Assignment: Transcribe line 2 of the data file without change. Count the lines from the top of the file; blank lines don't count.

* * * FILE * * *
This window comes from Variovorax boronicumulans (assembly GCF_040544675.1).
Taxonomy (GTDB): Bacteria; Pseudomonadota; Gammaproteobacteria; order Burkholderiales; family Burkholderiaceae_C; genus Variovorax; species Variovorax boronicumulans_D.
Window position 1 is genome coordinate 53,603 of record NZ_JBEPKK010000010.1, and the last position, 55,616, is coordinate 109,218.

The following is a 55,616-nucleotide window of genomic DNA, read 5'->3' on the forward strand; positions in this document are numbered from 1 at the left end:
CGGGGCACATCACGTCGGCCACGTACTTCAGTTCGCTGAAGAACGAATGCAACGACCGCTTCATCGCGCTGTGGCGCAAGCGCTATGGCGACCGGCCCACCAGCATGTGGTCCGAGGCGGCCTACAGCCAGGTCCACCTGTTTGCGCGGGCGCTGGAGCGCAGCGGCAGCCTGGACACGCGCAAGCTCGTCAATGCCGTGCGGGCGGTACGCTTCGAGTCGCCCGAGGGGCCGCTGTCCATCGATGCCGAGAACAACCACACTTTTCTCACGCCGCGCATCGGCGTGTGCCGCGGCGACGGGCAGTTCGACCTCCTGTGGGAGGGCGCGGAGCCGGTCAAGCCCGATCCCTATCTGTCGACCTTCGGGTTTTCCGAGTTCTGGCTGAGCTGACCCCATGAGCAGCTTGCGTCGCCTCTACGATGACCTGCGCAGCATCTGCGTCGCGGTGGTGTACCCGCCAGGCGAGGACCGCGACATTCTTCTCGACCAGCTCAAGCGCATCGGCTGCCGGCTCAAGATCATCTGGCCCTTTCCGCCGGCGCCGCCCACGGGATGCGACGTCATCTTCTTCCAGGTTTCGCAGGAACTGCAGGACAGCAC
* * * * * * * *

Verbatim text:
Taxonomy (GTDB): Bacteria; Pseudomonadota; Gammaproteobacteria; order Burkholderiales; family Burkholderiaceae_C; genus Variovorax; species Variovorax boronicumulans_D.